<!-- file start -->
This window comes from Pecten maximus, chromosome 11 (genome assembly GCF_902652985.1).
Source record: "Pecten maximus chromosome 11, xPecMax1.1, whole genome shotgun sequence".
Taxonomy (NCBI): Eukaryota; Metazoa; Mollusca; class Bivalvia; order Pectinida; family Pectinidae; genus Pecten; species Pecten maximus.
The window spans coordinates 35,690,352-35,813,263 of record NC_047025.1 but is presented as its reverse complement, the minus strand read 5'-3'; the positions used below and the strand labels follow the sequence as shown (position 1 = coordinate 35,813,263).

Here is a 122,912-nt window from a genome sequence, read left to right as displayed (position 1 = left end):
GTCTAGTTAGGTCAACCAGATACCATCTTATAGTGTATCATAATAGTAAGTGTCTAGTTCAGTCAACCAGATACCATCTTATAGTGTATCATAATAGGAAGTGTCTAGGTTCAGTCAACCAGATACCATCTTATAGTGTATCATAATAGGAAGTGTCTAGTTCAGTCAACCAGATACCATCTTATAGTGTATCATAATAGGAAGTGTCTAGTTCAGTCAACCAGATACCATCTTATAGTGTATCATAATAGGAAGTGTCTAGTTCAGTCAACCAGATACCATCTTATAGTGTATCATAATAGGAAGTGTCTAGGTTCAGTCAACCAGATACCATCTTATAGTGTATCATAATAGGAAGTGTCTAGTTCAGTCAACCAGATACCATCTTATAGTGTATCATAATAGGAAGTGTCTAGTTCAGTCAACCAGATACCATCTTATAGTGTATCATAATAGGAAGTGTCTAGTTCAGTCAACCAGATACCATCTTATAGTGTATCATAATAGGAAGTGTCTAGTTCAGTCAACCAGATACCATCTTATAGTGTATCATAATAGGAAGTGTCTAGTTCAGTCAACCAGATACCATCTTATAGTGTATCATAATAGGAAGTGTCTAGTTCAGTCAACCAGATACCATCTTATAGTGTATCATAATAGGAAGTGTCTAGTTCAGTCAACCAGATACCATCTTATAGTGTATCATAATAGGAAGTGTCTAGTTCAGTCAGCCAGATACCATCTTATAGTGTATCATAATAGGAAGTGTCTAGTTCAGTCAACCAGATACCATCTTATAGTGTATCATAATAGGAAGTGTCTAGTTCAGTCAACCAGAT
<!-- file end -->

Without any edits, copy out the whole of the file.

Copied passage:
This window comes from Pecten maximus, chromosome 11 (genome assembly GCF_902652985.1).
Source record: "Pecten maximus chromosome 11, xPecMax1.1, whole genome shotgun sequence".
Taxonomy (NCBI): Eukaryota; Metazoa; Mollusca; class Bivalvia; order Pectinida; family Pectinidae; genus Pecten; species Pecten maximus.
The window spans coordinates 35,690,352-35,813,263 of record NC_047025.1 but is presented as its reverse complement, the minus strand read 5'-3'; the positions used below and the strand labels follow the sequence as shown (position 1 = coordinate 35,813,263).

Here is a 122,912-nt window from a genome sequence, read left to right as displayed (position 1 = left end):
GTCTAGTTAGGTCAACCAGATACCATCTTATAGTGTATCATAATAGTAAGTGTCTAGTTCAGTCAACCAGATACCATCTTATAGTGTATCATAATAGGAAGTGTCTAGGTTCAGTCAACCAGATACCATCTTATAGTGTATCATAATAGGAAGTGTCTAGTTCAGTCAACCAGATACCATCTTATAGTGTATCATAATAGGAAGTGTCTAGTTCAGTCAACCAGATACCATCTTATAGTGTATCATAATAGGAAGTGTCTAGTTCAGTCAACCAGATACCATCTTATAGTGTATCATAATAGGAAGTGTCTAGGTTCAGTCAACCAGATACCATCTTATAGTGTATCATAATAGGAAGTGTCTAGTTCAGTCAACCAGATACCATCTTATAGTGTATCATAATAGGAAGTGTCTAGTTCAGTCAACCAGATACCATCTTATAGTGTATCATAATAGGAAGTGTCTAGTTCAGTCAACCAGATACCATCTTATAGTGTATCATAATAGGAAGTGTCTAGTTCAGTCAACCAGATACCATCTTATAGTGTATCATAATAGGAAGTGTCTAGTTCAGTCAACCAGATACCATCTTATAGTGTATCATAATAGGAAGTGTCTAGTTCAGTCAACCAGATACCATCTTATAGTGTATCATAATAGGAAGTGTCTAGTTCAGTCAACCAGATACCATCTTATAGTGTATCATAATAGGAAGTGTCTAGTTCAGTCAGCCAGATACCATCTTATAGTGTATCATAATAGGAAGTGTCTAGTTCAGTCAACCAGATACCATCTTATAGTGTATCATAATAGGAAGTGTCTAGTTCAGTCAACCAGAT